Phish – “Split Open And Melt” [Pro-Shot] – 7/28/23

This was easily one of the summer’s best shows, and we could totally leave it at that, but with theme sleuthing on many fans’ minds… I don’t know, man. There sure were a lot of lyrics on Friday that could be connected to a “sloth” motif.

Most sloths are nocturnal; that could tie in “Evening Song” (“Approach the night with caution”) and “Cities” (“People sleep, sleep in the daytime”). And when they’re snoozing, you can bet they’re “asleep in the trees,” as referenced in “Stash”.

The “Old Home Place” seems like a good place to practice the sin of sloth, or laziness. The “floating” in “Free” sounds pretty lethargic, too, now that you mention it, as does the “staring at the walls” in “Brian and Robert”, the “always ending up where you start” in “Plasma”, and much of the imagery in “Split Open and Melt” (“I wake up on my stomach with my face between my hands, and crawl along the floor toward the doorway”). It’s a stretch, but you can even catch “Simple” in that net: a life of sloth is surely a life of simplicity.

If you want to expand the scope to the general nature of sins, to the politics of Heaven and Hell, you could conceivably connect the thread to “My Soul” (you know, ‘cus “souls”), “More” (“I guess it’s never really over even when it’s over”), “Ruby Waves” (“When I die, I’ll turn into a tiny ball of energy”), “Mountains In The Mist” (“Awakened beast”).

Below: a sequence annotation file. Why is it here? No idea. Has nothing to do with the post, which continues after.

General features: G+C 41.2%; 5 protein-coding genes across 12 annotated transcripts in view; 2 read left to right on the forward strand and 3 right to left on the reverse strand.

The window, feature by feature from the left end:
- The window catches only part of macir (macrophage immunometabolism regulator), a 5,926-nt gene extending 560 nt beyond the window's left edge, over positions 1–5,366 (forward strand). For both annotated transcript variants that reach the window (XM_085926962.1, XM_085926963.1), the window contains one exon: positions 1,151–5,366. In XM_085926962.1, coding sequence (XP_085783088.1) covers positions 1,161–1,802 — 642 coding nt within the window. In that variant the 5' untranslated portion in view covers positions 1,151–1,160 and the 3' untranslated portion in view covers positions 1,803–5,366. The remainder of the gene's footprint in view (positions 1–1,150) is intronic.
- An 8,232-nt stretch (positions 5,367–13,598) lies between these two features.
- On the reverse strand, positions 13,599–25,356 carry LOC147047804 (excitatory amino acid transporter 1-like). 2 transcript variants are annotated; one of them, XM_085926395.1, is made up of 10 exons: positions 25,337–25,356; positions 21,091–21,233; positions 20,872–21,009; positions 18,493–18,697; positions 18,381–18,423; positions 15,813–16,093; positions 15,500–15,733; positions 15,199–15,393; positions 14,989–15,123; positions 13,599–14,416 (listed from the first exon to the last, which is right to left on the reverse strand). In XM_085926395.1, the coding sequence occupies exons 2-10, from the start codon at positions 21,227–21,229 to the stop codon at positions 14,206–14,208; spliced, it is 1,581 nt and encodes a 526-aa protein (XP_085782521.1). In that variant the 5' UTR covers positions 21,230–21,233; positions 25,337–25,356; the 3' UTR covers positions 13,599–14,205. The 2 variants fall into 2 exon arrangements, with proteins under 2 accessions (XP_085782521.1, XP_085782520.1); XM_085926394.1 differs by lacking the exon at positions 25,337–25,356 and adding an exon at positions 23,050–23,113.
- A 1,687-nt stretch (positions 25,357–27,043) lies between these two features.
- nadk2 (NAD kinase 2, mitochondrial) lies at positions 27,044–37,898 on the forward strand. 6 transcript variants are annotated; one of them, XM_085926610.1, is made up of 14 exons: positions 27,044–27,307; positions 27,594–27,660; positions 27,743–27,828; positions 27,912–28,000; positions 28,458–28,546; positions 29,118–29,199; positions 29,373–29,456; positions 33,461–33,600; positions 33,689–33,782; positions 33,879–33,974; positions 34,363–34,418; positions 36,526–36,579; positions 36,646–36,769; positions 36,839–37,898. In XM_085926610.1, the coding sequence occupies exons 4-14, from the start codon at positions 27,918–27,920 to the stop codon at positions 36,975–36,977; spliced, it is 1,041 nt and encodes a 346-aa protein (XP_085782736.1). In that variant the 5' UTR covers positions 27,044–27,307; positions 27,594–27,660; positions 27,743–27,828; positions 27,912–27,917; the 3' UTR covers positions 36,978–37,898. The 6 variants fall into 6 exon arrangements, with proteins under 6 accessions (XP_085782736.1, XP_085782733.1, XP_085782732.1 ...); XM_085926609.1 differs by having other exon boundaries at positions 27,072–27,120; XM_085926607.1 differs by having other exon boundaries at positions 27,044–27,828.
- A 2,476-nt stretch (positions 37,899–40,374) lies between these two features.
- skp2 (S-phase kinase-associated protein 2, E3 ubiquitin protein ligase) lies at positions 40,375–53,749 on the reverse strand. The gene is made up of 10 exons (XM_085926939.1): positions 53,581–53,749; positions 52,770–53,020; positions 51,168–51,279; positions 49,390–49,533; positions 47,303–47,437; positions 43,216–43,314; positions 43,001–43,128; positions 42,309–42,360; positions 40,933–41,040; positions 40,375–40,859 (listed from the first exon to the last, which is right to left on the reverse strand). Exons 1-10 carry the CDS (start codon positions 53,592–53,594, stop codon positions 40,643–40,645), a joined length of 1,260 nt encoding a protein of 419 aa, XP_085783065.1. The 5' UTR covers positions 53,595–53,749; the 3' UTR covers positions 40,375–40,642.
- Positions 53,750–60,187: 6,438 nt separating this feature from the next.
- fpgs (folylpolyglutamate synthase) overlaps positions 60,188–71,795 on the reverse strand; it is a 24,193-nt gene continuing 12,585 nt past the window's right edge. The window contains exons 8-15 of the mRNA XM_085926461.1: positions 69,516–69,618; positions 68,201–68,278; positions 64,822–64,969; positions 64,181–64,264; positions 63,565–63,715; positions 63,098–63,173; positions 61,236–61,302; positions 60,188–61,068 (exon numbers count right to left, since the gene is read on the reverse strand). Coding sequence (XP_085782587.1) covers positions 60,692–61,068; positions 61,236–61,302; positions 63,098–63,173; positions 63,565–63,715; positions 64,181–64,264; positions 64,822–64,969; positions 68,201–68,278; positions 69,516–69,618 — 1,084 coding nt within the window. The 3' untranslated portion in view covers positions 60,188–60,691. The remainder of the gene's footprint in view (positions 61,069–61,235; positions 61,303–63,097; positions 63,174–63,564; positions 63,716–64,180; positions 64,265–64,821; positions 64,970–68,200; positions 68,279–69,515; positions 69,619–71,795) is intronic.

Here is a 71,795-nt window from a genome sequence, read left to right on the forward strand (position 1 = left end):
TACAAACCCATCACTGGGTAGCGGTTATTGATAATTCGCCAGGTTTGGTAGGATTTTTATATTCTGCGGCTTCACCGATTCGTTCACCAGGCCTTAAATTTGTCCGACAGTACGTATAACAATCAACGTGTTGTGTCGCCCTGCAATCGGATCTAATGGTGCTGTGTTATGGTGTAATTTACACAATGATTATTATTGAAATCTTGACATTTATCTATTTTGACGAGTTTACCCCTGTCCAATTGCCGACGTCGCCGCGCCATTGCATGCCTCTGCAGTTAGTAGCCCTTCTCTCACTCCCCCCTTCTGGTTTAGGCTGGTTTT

But really, it’s the t-shirts for me. They literally made sloth merch.

Alas, a ripping “Good Times, Bad Times” encore, though not devoid of its own Heaven/Hell thematics, came and went without a lynchpin rendition of “Sloth”, punching a notable hole in the theme theory.

So, was there a sloth theme on night one? Is this a seven deadly sins run? Was this all a red herring, a conscious helping of meaningless breadcrumbs for people like me who are silly enough to go looking for them? That’s a distinct possibility.

And yet… I wonder. As much as I may be grasping at straws here, there’s too much here to toss the idea out entirely. Not yet, anyway. With just one night down, even if there is a unifying thread, we don’t yet have enough connective dots to follow. Saturday night should start filling in some blanks, though. What are the odds that the “real outcasty” sloth shirts will be replaced by a new concept on night two? Maybe so, maybe not…

Six more nights of Phish at the Garden on deck. I’ll see you out there. Click below to check out a selection of crowd-shot videos from night one of seven at the Garden and scroll down for the full setlist from the performance.

For a full list of upcoming Phish tour dates, head here. Subscribe to LivePhish+ to listen to every show on the tour and browse an archive of live Phish recordings. To order your LivePhish webcasts for any of the band’s upcoming summer shows, head here.

Revisit Live For Live Music‘s nightly coverage of Phish’s seven-night run at Madison Square Garden below:

  1. Friday, 7/28/23 (You’re already there.)
  2. Saturday, 7/29/23
  3. Sunday, 7/30/23
  4. Tuesday, 8/1/23
  5. Wednesday, 8/2/23
  6. Friday, 8/4/23
  7. Saturday, 8/5/23

Phish – “Cities” (Partial) – 7/28/23

[Video: Alan Gofberg]

Phish – “Stash” (Partial) – 7/28/23

[Video: Alan Gofberg]

Phish – “More” – 7/28/23

[Video: Alan Gofberg]

Phish – “Ruby Waves” (Partial) – 7/28/23

[Video: Gregory Marcus]

View Videos

Setlist [via Phish.net]: Phish | Madison Square Garden | New York, NY | 7/28/23

Set One: Evening Song > A Wave of Hope, Cities, The Old Home Place > Free, Brian and Robert, Stash, My Soul

Set Two: More > Ruby Waves -> Plasma > Simple > Mountains in the Mist, Split Open and Melt

Encore: Good Times Bad Times

Notes: Cities featured the ad-libbed lyric “Find the best city to live in.”